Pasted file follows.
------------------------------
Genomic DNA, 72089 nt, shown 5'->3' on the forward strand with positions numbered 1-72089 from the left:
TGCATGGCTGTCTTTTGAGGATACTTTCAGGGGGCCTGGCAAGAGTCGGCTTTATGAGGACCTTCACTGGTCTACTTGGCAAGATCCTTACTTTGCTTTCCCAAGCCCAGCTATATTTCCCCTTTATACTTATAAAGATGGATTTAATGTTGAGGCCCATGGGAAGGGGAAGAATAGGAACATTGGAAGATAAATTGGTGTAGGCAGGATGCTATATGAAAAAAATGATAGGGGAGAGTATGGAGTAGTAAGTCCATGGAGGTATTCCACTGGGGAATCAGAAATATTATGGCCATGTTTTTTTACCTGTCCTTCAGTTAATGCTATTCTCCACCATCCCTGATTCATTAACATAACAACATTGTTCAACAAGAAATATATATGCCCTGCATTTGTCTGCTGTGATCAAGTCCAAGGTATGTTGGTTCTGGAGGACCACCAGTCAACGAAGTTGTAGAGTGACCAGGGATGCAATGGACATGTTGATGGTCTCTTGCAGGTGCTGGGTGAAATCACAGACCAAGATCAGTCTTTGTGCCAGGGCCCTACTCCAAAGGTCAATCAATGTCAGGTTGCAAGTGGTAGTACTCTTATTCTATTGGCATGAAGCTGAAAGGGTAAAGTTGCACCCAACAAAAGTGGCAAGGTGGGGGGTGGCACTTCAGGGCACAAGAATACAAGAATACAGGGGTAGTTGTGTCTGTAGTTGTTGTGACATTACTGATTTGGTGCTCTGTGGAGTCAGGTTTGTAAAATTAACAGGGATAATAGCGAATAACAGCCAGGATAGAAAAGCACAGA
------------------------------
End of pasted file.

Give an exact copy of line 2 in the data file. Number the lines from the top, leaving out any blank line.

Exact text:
TGCATGGCTGTCTTTTGAGGATACTTTCAGGGGGCCTGGCAAGAGTCGGCTTTATGAGGACCTTCACTGGTCTACTTGGCAAGATCCTTACTTTGCTTTCCCAAGCCCAGCTATATTTCCCCTTTATACTTATAAAGATGGATTTAATGTTGAGGCCCATGGGAAGGGGAAGAATAGGAACATTGGAAGATAAATTGGTGTAGGCAGGATGCTATATGAAAAAAATGATAGGGGAGAGTATGGAGTAGTAAGTCCATGGAGGTATTCCACTGGGGAATCAGAAATATTATGGCCATGTTTTTTTACCTGTCCTTCAGTTAATGCTATTCTCCACCATCCCTGATTCATTAACATAACAACATTGTTCAACAAGAAATATATATGCCCTGCATTTGTCTGCTGTGATCAAGTCCAAGGTATGTTGGTTCTGGAGGACCACCAGTCAACGAAGTTGTAGAGTGACCAGGGATGCAATGGACATGTTGATGGTCTCTTGCAGGTGCTGGGTGAAATCACAGACCAAGATCAGTCTTTGTGCCAGGGCCCTACTCCAAAGGTCAATCAATGTCAGGTTGCAAGTGGTAGTACTCTTATTCTATTGGCATGAAGCTGAAAGGGTAAAGTTGCACCCAACAAAAGTGGCAAGGTGGGGGGTGGCACTTCAGGGCACAAGAATACAAGAATACAGGGGTAGTTGTGTCTGTAGTTGTTGTGACATTACTGATTTGGTGCTCTGTGGAGTCAGGTTTGTAAAATTAACAGGGATAATAGCGAATAACAGCCAGGATAGAAAAGCACAGA